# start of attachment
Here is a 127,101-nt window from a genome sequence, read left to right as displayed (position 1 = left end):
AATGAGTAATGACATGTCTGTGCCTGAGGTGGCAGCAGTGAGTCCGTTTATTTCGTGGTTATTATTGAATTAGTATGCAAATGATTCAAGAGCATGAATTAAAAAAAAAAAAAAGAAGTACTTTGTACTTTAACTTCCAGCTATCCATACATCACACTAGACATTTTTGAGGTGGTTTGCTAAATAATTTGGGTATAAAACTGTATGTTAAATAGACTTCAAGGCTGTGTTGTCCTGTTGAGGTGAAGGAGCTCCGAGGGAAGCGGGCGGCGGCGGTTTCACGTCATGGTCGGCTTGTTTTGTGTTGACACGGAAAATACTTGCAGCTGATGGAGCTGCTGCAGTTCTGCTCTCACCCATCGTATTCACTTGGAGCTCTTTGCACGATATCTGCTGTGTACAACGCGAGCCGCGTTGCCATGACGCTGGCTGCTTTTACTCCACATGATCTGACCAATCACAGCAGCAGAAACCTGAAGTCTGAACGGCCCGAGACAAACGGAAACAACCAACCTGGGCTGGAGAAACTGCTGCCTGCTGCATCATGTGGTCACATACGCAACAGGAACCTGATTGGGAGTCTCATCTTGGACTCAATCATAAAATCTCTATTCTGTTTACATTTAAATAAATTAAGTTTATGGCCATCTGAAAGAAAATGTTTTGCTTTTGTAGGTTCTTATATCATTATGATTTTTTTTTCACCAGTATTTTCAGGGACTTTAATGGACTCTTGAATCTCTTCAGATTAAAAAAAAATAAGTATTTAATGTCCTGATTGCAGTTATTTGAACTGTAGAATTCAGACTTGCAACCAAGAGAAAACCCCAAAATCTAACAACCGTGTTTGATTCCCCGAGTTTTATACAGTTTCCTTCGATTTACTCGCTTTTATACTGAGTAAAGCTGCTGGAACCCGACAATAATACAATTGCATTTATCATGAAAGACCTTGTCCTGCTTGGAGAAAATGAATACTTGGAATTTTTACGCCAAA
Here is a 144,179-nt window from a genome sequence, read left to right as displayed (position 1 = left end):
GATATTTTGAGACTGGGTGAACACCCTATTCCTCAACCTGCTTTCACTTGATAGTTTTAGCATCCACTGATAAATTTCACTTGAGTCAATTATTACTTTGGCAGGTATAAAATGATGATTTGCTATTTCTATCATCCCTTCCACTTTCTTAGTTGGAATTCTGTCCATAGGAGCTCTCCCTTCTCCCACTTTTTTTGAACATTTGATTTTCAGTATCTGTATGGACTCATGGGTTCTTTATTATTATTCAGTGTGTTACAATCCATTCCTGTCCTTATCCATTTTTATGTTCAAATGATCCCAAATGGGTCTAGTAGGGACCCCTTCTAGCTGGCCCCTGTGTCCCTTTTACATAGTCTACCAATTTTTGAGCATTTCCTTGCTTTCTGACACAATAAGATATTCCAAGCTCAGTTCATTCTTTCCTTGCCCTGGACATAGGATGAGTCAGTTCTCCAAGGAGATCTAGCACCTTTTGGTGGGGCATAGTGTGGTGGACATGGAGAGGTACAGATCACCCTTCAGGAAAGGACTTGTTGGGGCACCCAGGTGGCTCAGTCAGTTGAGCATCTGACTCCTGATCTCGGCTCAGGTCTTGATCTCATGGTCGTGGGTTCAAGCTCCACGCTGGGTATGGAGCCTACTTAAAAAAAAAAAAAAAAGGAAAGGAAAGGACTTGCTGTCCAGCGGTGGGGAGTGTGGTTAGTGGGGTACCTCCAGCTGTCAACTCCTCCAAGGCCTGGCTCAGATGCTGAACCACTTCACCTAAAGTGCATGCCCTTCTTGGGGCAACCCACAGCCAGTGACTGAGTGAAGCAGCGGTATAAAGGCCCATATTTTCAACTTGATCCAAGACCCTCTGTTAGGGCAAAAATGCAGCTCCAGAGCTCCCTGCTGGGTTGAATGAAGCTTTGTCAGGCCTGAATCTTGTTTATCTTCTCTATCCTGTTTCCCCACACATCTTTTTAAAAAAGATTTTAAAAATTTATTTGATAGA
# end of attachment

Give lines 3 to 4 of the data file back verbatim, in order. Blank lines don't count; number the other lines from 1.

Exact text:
Here is a 144,179-nt window from a genome sequence, read left to right as displayed (position 1 = left end):
GATATTTTGAGACTGGGTGAACACCCTATTCCTCAACCTGCTTTCACTTGATAGTTTTAGCATCCACTGATAAATTTCACTTGAGTCAATTATTACTTTGGCAGGTATAAAATGATGATTTGCTATTTCTATCATCCCTTCCACTTTCTTAGTTGGAATTCTGTCCATAGGAGCTCTCCCTTCTCCCACTTTTTTTGAACATTTGATTTTCAGTATCTGTATGGACTCATGGGTTCTTTATTATTATTCAGTGTGTTACAATCCATTCCTGTCCTTATCCATTTTTATGTTCAAATGATCCCAAATGGGTCTAGTAGGGACCCCTTCTAGCTGGCCCCTGTGTCCCTTTTACATAGTCTACCAATTTTTGAGCATTTCCTTGCTTTCTGACACAATAAGATATTCCAAGCTCAGTTCATTCTTTCCTTGCCCTGGACATAGGATGAGTCAGTTCTCCAAGGAGATCTAGCACCTTTTGGTGGGGCATAGTGTGGTGGACATGGAGAGGTACAGATCACCCTTCAGGAAAGGACTTGTTGGGGCACCCAGGTGGCTCAGTCAGTTGAGCATCTGACTCCTGATCTCGGCTCAGGTCTTGATCTCATGGTCGTGGGTTCAAGCTCCACGCTGGGTATGGAGCCTACTTAAAAAAAAAAAAAAAAGGAAAGGAAAGGACTTGCTGTCCAGCGGTGGGGAGTGTGGTTAGTGGGGTACCTCCAGCTGTCAACTCCTCCAAGGCCTGGCTCAGATGCTGAACCACTTCACCTAAAGTGCATGCCCTTCTTGGGGCAACCCACAGCCAGTGACTGAGTGAAGCAGCGGTATAAAGGCCCATATTTTCAACTTGATCCAAGACCCTCTGTTAGGGCAAAAATGCAGCTCCAGAGCTCCCTGCTGGGTTGAATGAAGCTTTGTCAGGCCTGAATCTTGTTTATCTTCTCTATCCTGTTTCCCCACACATCTTTTTAAAAAAGATTTTAAAAATTTATTTGATAGA